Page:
National Poetry Month 2019, Week Four: Sophia de Mello Breyner Andresen’s “25 de Abril”

April 25, 2019

Bust of Sophia de Mello Breyner Andresen from Miradouro Sophia de Mello, Lisboa.
(Photo by SEA)

Today, 25 April, marks the 45th Anniversary of Portugal’s “Carnation Revolution,” when a military coup toppled the fascist, authoritarian government, leading to a period of freedom and democracy after 48 years. 

In addition to ridding the country of the “Estado Novo” regime, the revolution of 25 April 1974, led to the end of Portuguese colonization and its attendant wars in Africa. Decolonization began shortly after the Carnation Revolution and, by the end of 1975, the former colonies of Angola, Cape Verde, São Tomé, and Mozambique gained independence.

Dubbed the Carnation Revolution because the flowers were offered to military personnel by civilians on the streets of Lisbon as a symbol of the peaceful transition of power, an action initiative by activist Celeste Caeiro. The coup itself was apparently triggered by a Portuguese song featured in the 1974 “Eurovision” song contest—the same contest that launched the Swedish band ABBA, which won that year with “Waterloo.”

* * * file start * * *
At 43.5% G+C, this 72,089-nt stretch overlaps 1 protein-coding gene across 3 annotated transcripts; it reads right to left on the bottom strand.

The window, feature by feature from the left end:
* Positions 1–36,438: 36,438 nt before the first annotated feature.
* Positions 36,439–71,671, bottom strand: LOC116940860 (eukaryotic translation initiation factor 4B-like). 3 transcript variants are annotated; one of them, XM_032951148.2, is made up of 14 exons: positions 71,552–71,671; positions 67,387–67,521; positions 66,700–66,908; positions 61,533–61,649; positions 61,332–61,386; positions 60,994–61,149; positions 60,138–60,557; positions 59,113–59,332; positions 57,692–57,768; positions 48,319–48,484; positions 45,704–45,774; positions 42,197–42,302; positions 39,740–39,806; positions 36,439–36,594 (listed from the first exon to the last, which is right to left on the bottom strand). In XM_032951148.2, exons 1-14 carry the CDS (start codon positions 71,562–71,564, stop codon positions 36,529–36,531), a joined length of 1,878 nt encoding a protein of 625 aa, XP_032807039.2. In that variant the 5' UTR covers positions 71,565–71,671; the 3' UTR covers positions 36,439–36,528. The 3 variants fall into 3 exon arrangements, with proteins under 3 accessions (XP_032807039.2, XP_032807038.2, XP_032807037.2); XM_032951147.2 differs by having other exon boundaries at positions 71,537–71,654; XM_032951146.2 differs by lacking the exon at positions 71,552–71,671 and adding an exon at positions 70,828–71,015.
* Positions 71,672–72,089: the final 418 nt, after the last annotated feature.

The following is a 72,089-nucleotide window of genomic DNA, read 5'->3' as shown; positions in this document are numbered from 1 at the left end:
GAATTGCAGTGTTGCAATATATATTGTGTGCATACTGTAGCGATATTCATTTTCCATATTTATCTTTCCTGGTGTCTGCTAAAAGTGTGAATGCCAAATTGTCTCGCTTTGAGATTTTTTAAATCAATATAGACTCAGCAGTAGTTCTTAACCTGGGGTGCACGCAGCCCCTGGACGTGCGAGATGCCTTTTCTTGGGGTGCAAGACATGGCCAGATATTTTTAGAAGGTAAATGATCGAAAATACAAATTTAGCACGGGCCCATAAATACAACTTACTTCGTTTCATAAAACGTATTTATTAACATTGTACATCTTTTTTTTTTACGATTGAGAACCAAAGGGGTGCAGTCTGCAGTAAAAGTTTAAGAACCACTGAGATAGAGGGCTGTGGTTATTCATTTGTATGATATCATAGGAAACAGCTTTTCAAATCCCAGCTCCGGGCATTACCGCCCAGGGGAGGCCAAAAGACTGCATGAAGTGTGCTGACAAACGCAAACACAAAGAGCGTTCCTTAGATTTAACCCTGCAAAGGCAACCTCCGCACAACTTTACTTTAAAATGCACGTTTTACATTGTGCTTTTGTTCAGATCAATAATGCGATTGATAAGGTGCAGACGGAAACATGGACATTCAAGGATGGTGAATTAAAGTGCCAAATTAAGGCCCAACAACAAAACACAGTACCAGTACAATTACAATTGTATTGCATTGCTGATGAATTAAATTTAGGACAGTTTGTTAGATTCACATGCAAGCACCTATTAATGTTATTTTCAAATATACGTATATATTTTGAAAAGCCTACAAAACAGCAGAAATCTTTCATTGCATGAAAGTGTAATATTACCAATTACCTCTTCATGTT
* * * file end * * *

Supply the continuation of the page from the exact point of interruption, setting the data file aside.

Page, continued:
Portugal’s entry, a fairly innocuous love-ballad called “E depois do adeus” (“And after the farewell”) by Paulo de Carvalho, was used to signal the rebels, who launched the coup when it was broadcast by a Lisbon radio station at 22:50 on 24 April. A second song, “Grândola Vila Morena” by Zeca Afonso, announced when the coup leaders had seized control. A 2000 film by Maria de Madeiros, Capitães de Abril, dramatizes the story.

Sophia de Mello Breyner Andresen (1919-2004) is one of the most important Portuguese poets of the 20th century and, in 1999, became the first Portuguese woman to receive the Camões Prize, the most prestigious award in Portuguese literature. 

In 2014, ten years after her death—and on the 40th anniversary of the Carnation Revolution—Andresen’s remains were transferred to the Panteão Nacional, in the Church of Santa Engrácia, only the second Portuguese woman to receive this honor. (The other was fado singer Amália Rodrigues.)

“Poetry is my understanding of the universe,” Andresen once said. “My way of relating to things, my participation in reality, my encounter with voices and images.” 

Her poem, “25 de Abril,” is the most famous poem of the Carnation Revolution, simple and elegant in its observation of the morning when the country emerged from “the night and the silence” of almost fifty years of authoritarian rule.

Here is Sophia de Mello Breyner Andresen’s “25 de Abril” in the original Portuguese and in my English translation:

“25 de Abril”

Esta é a madrugada que eu esperava
O dia inicial inteiro e limpo
Onde emergimos da noite e do silêncio
E livres habitamos a substância do tempo

—-

“25th of April”

This is the dawn I expected—

the first day, whole and clean,

where we emerge from the night and the silence.

And free, we inhabit the substance of time

(Translation by Scott Edward Anderson)


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